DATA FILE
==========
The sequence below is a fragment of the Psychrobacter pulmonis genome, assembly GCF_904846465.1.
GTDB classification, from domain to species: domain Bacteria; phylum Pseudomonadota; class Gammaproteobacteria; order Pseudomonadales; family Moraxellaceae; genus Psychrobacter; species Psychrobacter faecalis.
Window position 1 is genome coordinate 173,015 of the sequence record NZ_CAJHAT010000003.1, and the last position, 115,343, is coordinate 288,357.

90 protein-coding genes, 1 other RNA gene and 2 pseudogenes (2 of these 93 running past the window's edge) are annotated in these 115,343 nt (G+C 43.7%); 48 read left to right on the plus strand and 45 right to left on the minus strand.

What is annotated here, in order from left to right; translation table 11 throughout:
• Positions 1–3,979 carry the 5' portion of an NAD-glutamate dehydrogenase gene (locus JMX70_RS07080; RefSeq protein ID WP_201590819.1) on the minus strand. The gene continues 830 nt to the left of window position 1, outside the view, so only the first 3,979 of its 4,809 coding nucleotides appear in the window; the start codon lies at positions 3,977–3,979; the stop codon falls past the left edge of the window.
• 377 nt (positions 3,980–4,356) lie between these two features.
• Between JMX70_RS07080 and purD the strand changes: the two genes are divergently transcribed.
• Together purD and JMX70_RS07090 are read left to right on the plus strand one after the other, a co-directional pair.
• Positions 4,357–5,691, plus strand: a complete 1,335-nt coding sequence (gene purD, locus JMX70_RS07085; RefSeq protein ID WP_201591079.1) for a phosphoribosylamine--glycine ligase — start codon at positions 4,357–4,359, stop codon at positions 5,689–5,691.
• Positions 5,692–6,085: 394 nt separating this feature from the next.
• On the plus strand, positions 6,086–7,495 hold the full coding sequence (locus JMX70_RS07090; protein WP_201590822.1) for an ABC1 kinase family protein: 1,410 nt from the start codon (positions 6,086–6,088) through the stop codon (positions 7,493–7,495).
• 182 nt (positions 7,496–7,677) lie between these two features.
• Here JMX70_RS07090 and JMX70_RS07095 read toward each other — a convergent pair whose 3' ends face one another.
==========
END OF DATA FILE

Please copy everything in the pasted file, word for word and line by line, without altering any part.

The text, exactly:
The sequence below is a fragment of the Psychrobacter pulmonis genome, assembly GCF_904846465.1.
GTDB classification, from domain to species: domain Bacteria; phylum Pseudomonadota; class Gammaproteobacteria; order Pseudomonadales; family Moraxellaceae; genus Psychrobacter; species Psychrobacter faecalis.
Window position 1 is genome coordinate 173,015 of the sequence record NZ_CAJHAT010000003.1, and the last position, 115,343, is coordinate 288,357.

90 protein-coding genes, 1 other RNA gene and 2 pseudogenes (2 of these 93 running past the window's edge) are annotated in these 115,343 nt (G+C 43.7%); 48 read left to right on the plus strand and 45 right to left on the minus strand.

What is annotated here, in order from left to right; translation table 11 throughout:
• Positions 1–3,979 carry the 5' portion of an NAD-glutamate dehydrogenase gene (locus JMX70_RS07080; RefSeq protein ID WP_201590819.1) on the minus strand. The gene continues 830 nt to the left of window position 1, outside the view, so only the first 3,979 of its 4,809 coding nucleotides appear in the window; the start codon lies at positions 3,977–3,979; the stop codon falls past the left edge of the window.
• 377 nt (positions 3,980–4,356) lie between these two features.
• Between JMX70_RS07080 and purD the strand changes: the two genes are divergently transcribed.
• Together purD and JMX70_RS07090 are read left to right on the plus strand one after the other, a co-directional pair.
• Positions 4,357–5,691, plus strand: a complete 1,335-nt coding sequence (gene purD, locus JMX70_RS07085; RefSeq protein ID WP_201591079.1) for a phosphoribosylamine--glycine ligase — start codon at positions 4,357–4,359, stop codon at positions 5,689–5,691.
• Positions 5,692–6,085: 394 nt separating this feature from the next.
• On the plus strand, positions 6,086–7,495 hold the full coding sequence (locus JMX70_RS07090; protein WP_201590822.1) for an ABC1 kinase family protein: 1,410 nt from the start codon (positions 6,086–6,088) through the stop codon (positions 7,493–7,495).
• 182 nt (positions 7,496–7,677) lie between these two features.
• Here JMX70_RS07090 and JMX70_RS07095 read toward each other — a convergent pair whose 3' ends face one another.